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Patients who have undergone gastric sleeve operations may experience expected complications, but when severe gastroesophageal reflux cannot be medically managed and the patient's quality of life is hindered, surgical intervention is indicated.


We present the case of a 75-year-old female that underwent a sleeve gastrectomy converted to duodenojejunostomy in 2018 that caused the patient to have unrelenting gastric reflux that would later worsen to frequent bilious emesis, sleep and eating disturbances due to epigastric discomfort, and incidences of bronchiectasis and atelectasis. Pre-operative investigation revealed a small hiatal hernia, diffuse esophageal dilation, and pathology of the antrum of the stomach showed chronic gastric with no microorganisms. Intraoperatively, the prior anastomosis appeared to be functional with minimal surrounding adhesions. A new anastomosis of the biliopancreatic and alimentary limb was then performed 100 cm to the single duodenojejunostomy was then performed. Upon visualization of extensive adhesions associated with the hiatal hernia, repair was aborted as the bowel had already been diverted distally.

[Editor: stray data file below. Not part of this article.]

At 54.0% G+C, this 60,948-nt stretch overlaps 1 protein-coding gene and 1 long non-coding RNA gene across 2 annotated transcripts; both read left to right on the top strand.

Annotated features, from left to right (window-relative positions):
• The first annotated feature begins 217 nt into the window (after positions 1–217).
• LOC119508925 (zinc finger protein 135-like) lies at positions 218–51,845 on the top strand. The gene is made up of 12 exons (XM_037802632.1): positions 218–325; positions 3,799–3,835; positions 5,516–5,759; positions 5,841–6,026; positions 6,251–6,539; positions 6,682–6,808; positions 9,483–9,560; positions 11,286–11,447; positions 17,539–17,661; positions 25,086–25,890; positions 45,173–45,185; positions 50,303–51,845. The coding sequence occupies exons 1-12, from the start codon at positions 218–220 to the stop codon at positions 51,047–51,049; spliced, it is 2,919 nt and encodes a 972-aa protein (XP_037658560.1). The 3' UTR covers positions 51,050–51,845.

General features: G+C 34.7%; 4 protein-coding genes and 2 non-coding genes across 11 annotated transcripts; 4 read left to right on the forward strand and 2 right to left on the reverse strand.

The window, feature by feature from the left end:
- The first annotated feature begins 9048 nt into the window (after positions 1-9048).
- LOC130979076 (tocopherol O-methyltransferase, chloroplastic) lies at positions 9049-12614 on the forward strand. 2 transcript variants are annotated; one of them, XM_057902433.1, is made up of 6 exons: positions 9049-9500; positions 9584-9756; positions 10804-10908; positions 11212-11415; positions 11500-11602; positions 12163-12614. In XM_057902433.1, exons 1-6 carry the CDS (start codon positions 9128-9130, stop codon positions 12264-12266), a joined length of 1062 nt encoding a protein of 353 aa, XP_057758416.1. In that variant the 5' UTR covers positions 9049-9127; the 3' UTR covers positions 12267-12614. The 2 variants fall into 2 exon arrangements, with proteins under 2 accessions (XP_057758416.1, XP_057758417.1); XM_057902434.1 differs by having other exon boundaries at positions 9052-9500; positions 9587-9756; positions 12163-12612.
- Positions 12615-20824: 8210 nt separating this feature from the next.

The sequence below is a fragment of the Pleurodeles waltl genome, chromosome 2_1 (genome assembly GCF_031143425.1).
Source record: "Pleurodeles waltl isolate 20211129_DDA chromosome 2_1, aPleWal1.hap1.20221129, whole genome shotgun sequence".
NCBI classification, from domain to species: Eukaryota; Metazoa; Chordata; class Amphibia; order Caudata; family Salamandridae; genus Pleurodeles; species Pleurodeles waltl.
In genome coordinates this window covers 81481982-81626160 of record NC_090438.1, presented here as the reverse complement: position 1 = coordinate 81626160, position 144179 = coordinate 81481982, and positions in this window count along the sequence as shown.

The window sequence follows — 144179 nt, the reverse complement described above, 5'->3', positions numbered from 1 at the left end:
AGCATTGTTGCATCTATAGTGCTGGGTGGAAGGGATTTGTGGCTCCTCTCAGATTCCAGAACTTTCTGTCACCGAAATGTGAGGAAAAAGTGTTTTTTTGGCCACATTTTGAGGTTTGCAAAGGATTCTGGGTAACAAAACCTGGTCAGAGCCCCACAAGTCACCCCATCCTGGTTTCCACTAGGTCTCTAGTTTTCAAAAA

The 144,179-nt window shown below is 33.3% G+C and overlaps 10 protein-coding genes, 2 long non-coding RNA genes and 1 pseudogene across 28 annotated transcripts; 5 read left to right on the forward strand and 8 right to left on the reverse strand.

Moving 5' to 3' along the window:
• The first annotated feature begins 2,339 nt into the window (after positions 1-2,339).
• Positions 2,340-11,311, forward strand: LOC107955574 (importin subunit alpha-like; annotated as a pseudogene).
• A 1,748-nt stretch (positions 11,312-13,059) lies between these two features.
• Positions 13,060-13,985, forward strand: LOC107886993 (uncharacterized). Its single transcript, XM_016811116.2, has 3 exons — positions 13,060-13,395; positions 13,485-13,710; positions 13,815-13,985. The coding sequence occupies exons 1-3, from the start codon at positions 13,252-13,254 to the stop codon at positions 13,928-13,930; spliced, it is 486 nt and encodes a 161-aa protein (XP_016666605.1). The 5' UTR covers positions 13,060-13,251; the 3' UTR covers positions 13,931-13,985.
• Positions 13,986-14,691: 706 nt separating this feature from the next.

The patient tolerated the surgery well, was discharged on post-operative day two, and during her two week follow-up, she endorsed relief of all prior symptoms related to the surgery and denied any complications.


Although symptoms that present secondary to a prior surgery may often be medically managed and multiple abdominal surgeries come with potential complications, surgical interventions such as a re-anastomosis can be pursued in a safe way that improve the patient's outcome.